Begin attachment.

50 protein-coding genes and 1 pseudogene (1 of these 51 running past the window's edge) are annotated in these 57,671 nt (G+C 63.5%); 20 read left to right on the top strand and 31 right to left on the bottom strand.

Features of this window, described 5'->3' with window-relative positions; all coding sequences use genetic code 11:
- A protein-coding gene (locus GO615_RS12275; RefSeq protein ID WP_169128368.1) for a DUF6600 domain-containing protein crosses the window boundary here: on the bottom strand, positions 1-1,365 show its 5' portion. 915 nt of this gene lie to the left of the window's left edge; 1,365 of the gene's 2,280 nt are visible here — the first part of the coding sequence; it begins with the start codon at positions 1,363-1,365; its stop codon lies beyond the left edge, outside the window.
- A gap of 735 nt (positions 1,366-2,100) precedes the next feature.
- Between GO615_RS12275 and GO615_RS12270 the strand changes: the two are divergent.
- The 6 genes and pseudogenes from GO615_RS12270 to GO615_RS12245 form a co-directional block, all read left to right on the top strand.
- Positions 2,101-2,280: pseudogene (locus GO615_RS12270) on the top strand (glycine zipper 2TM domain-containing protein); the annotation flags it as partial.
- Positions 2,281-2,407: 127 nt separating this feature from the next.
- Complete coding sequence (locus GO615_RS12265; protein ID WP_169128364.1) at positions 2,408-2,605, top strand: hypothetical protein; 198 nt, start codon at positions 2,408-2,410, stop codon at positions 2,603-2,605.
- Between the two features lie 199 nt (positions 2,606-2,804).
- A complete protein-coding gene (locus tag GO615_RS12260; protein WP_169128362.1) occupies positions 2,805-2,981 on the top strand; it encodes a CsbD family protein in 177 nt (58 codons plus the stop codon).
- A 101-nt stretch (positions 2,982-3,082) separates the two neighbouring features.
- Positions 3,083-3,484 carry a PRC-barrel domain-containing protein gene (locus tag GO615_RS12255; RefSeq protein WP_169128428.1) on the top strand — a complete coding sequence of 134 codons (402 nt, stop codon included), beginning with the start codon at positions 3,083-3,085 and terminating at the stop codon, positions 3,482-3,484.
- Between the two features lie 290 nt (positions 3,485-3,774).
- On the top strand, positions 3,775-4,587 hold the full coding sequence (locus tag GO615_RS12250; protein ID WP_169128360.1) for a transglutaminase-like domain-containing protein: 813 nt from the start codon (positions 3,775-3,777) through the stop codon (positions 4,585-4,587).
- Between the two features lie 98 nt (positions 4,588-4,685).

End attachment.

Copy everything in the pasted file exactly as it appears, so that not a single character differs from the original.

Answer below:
50 protein-coding genes and 1 pseudogene (1 of these 51 running past the window's edge) are annotated in these 57,671 nt (G+C 63.5%); 20 read left to right on the top strand and 31 right to left on the bottom strand.

Features of this window, described 5'->3' with window-relative positions; all coding sequences use genetic code 11:
- A protein-coding gene (locus GO615_RS12275; RefSeq protein ID WP_169128368.1) for a DUF6600 domain-containing protein crosses the window boundary here: on the bottom strand, positions 1-1,365 show its 5' portion. 915 nt of this gene lie to the left of the window's left edge; 1,365 of the gene's 2,280 nt are visible here — the first part of the coding sequence; it begins with the start codon at positions 1,363-1,365; its stop codon lies beyond the left edge, outside the window.
- A gap of 735 nt (positions 1,366-2,100) precedes the next feature.
- Between GO615_RS12275 and GO615_RS12270 the strand changes: the two are divergent.
- The 6 genes and pseudogenes from GO615_RS12270 to GO615_RS12245 form a co-directional block, all read left to right on the top strand.
- Positions 2,101-2,280: pseudogene (locus GO615_RS12270) on the top strand (glycine zipper 2TM domain-containing protein); the annotation flags it as partial.
- Positions 2,281-2,407: 127 nt separating this feature from the next.
- Complete coding sequence (locus GO615_RS12265; protein ID WP_169128364.1) at positions 2,408-2,605, top strand: hypothetical protein; 198 nt, start codon at positions 2,408-2,410, stop codon at positions 2,603-2,605.
- Between the two features lie 199 nt (positions 2,606-2,804).
- A complete protein-coding gene (locus tag GO615_RS12260; protein WP_169128362.1) occupies positions 2,805-2,981 on the top strand; it encodes a CsbD family protein in 177 nt (58 codons plus the stop codon).
- A 101-nt stretch (positions 2,982-3,082) separates the two neighbouring features.
- Positions 3,083-3,484 carry a PRC-barrel domain-containing protein gene (locus tag GO615_RS12255; RefSeq protein WP_169128428.1) on the top strand — a complete coding sequence of 134 codons (402 nt, stop codon included), beginning with the start codon at positions 3,083-3,085 and terminating at the stop codon, positions 3,482-3,484.
- Between the two features lie 290 nt (positions 3,485-3,774).
- On the top strand, positions 3,775-4,587 hold the full coding sequence (locus tag GO615_RS12250; protein ID WP_169128360.1) for a transglutaminase-like domain-containing protein: 813 nt from the start codon (positions 3,775-3,777) through the stop codon (positions 4,585-4,587).
- Between the two features lie 98 nt (positions 4,588-4,685).